Once a week the regular concert gave way to a function in which the royal orchestra was featured. On such occasions the attendance was extremely fashionable, the Duke and his court usually being present. It was not until this time, however, that Chase felt that he could sit through a concert without being bored to extinction. He loved music, but not the kind that the royal orchestra rendered; Wagner, Chopin, Mozart were all the same to him—he hated them fervently and he was not yet given to stratagems and spoils. He sat at a table with the French attache just below the box occupied by the Princess and her party. In spite of the fact that he was a gentleman, born and bred, he could not conquer countless impulses to look at the flower-face of the royal auditor. They were surreptitious and sidelong peeps, it is true, but they served him well. He caught her gaze bent upon him more than once, and he detected an interest in her look that pleased his vanity exceeding great.
Gradually the programme led up to the feature of the evening—the rendition of a great work under the direction of a famous leader, a special guest of the music-loving Duke.
Chase arose and cheered with the assemblage when the distinguished director made his appearance. Then he proceeded to forget the man and his genius—in fact everything save the rapt listener above him. She was leaning forward on the rail of the box, her chin in her hand, her eyes looking steadily ahead, enthralled by the music. Suddenly she turned and looked squarely into his eyes, as if impelled by the magnetism they unconsciously employed. A little flush mounted to her brow as she quickly resumed her former attitude. Chase cursed himself for a brainless lout.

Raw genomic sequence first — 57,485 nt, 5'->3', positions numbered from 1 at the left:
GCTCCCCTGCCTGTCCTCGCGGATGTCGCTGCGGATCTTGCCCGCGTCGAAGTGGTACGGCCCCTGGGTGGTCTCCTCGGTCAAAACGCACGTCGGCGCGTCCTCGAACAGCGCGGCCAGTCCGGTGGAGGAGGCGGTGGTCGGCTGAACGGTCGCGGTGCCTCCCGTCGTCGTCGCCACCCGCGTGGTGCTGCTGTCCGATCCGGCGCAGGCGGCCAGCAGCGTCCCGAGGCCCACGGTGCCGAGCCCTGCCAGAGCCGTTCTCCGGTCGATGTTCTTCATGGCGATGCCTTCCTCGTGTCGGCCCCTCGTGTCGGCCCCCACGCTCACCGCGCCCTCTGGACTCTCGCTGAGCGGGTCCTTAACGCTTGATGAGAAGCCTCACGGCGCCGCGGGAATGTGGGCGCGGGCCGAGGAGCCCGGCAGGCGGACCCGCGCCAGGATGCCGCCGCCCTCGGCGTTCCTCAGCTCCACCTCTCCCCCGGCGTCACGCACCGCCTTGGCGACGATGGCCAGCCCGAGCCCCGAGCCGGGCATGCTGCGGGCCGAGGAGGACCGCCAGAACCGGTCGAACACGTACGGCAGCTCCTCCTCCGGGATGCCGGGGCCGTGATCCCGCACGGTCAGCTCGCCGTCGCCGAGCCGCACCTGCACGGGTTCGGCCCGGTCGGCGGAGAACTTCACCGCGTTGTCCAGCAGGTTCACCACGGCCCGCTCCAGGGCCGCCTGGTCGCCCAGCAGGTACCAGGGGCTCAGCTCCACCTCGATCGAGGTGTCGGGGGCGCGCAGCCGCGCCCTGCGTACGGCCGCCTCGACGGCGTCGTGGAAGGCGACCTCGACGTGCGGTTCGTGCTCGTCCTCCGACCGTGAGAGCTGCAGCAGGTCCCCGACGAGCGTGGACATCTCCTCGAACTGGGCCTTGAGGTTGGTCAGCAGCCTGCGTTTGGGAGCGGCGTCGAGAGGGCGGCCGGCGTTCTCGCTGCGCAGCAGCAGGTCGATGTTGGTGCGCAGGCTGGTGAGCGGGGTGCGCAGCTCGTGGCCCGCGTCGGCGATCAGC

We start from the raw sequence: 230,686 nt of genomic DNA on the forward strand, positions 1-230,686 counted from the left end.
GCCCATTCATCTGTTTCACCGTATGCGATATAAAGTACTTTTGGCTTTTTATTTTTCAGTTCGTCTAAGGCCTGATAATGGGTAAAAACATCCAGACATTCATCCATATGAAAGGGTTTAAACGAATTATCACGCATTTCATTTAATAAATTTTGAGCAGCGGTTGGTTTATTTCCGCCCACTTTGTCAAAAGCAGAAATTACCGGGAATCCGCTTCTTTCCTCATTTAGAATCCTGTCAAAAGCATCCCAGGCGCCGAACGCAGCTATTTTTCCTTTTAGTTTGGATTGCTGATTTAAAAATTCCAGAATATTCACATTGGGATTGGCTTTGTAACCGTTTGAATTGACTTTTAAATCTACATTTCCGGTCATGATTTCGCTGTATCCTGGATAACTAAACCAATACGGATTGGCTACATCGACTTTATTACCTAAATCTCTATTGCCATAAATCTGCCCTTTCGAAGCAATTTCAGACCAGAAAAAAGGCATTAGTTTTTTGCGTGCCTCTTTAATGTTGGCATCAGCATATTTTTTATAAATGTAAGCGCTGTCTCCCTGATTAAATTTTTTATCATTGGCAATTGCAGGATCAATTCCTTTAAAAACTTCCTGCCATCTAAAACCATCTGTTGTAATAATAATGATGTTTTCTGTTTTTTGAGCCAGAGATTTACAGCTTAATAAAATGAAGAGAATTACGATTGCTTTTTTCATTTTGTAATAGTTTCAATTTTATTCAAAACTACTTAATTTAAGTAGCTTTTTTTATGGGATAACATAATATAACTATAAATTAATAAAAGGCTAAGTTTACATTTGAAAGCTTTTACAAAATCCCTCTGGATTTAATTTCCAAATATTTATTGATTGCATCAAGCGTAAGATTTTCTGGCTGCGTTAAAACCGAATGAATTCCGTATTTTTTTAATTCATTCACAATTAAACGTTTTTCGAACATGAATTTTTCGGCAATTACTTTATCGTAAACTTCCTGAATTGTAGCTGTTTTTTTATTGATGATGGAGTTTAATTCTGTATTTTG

The number came to an end and the crowd arose to cheer the bowing, smiling director. Chase cheered and shouted “bravo,” too, because she was applauding as eagerly as the others. She called the flushed, bowing director to her box, and publicly thanked him for the pleasure he had given. Chase saw him kiss her hand as he murmured his gratitude. For the first time in his life he coveted the occupation of an orchestra leader.
The director was a frail, rather good-looking young man, with piercing black eyes that seemed too bold in their scrutiny of the young lady’s face. Chase began to hate him; he was unreasonably thankful when he passed on to the box in which the Duke sat.
The third and last time he saw the Princess Genevra before his sudden, spectacular departure from the Grand Duchy, was at the Duke’s reception to the nobility of Rapp-Thorberg and to the representatives of such nations of the world as felt the necessity of having a man there in an official capacity.
THE INDISCREET MR. CHASE
There was not a handsomer, more striking figure in the palace gardens on the night of the reception than Hollingsworth Chase, nor one whose poise proved that he knew the world quite as well as it is possible for any one man to know it. His was an unique figure, also, for he was easily distinguishable as the only American in the brilliant assemblage.